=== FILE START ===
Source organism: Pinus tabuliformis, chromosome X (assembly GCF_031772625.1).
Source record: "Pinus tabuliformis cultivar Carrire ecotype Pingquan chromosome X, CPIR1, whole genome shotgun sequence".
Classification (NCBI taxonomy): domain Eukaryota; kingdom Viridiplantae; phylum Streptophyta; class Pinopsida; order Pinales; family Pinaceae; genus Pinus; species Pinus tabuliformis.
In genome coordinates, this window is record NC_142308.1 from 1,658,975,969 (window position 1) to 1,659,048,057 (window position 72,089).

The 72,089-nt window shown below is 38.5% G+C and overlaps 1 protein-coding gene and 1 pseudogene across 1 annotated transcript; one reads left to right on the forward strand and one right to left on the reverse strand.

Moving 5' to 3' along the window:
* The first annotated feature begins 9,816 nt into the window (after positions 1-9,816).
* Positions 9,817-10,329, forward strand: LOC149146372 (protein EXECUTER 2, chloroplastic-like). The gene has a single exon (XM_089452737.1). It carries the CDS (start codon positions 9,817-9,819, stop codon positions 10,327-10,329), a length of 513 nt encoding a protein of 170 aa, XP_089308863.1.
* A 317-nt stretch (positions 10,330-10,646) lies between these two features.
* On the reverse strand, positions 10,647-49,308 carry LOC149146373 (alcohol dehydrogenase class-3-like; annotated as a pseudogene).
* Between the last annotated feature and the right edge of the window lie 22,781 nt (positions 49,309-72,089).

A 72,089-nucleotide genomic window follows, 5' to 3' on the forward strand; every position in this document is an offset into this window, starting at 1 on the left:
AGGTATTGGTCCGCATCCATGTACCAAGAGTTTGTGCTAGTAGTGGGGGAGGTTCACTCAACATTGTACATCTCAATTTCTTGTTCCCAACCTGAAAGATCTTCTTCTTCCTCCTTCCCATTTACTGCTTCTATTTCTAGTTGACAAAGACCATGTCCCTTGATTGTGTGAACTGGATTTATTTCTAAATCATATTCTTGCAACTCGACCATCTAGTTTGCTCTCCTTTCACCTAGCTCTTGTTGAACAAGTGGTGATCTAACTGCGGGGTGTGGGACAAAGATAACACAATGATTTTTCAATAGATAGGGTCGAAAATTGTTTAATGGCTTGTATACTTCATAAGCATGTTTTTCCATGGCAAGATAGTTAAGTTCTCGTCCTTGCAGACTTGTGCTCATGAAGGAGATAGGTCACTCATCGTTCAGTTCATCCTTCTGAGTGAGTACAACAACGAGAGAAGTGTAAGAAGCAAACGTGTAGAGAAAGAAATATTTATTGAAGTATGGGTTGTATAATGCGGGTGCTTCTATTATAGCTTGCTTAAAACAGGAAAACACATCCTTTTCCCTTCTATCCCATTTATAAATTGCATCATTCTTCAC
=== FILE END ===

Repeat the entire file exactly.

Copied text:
Source organism: Pinus tabuliformis, chromosome X (assembly GCF_031772625.1).
Source record: "Pinus tabuliformis cultivar Carrire ecotype Pingquan chromosome X, CPIR1, whole genome shotgun sequence".
Classification (NCBI taxonomy): domain Eukaryota; kingdom Viridiplantae; phylum Streptophyta; class Pinopsida; order Pinales; family Pinaceae; genus Pinus; species Pinus tabuliformis.
In genome coordinates, this window is record NC_142308.1 from 1,658,975,969 (window position 1) to 1,659,048,057 (window position 72,089).

The 72,089-nt window shown below is 38.5% G+C and overlaps 1 protein-coding gene and 1 pseudogene across 1 annotated transcript; one reads left to right on the forward strand and one right to left on the reverse strand.

Moving 5' to 3' along the window:
* The first annotated feature begins 9,816 nt into the window (after positions 1-9,816).
* Positions 9,817-10,329, forward strand: LOC149146372 (protein EXECUTER 2, chloroplastic-like). The gene has a single exon (XM_089452737.1). It carries the CDS (start codon positions 9,817-9,819, stop codon positions 10,327-10,329), a length of 513 nt encoding a protein of 170 aa, XP_089308863.1.
* A 317-nt stretch (positions 10,330-10,646) lies between these two features.
* On the reverse strand, positions 10,647-49,308 carry LOC149146373 (alcohol dehydrogenase class-3-like; annotated as a pseudogene).
* Between the last annotated feature and the right edge of the window lie 22,781 nt (positions 49,309-72,089).

A 72,089-nucleotide genomic window follows, 5' to 3' on the forward strand; every position in this document is an offset into this window, starting at 1 on the left:
AGGTATTGGTCCGCATCCATGTACCAAGAGTTTGTGCTAGTAGTGGGGGAGGTTCACTCAACATTGTACATCTCAATTTCTTGTTCCCAACCTGAAAGATCTTCTTCTTCCTCCTTCCCATTTACTGCTTCTATTTCTAGTTGACAAAGACCATGTCCCTTGATTGTGTGAACTGGATTTATTTCTAAATCATATTCTTGCAACTCGACCATCTAGTTTGCTCTCCTTTCACCTAGCTCTTGTTGAACAAGTGGTGATCTAACTGCGGGGTGTGGGACAAAGATAACACAATGATTTTTCAATAGATAGGGTCGAAAATTGTTTAATGGCTTGTATACTTCATAAGCATGTTTTTCCATGGCAAGATAGTTAAGTTCTCGTCCTTGCAGACTTGTGCTCATGAAGGAGATAGGTCACTCATCGTTCAGTTCATCCTTCTGAGTGAGTACAACAACGAGAGAAGTGTAAGAAGCAAACGTGTAGAGAAAGAAATATTTATTGAAGTATGGGTTGTATAATGCGGGTGCTTCTATTATAGCTTGCTTAAAACAGGAAAACACATCCTTTTCCCTTCTATCCCATTTATAAATTGCATCATTCTTCAC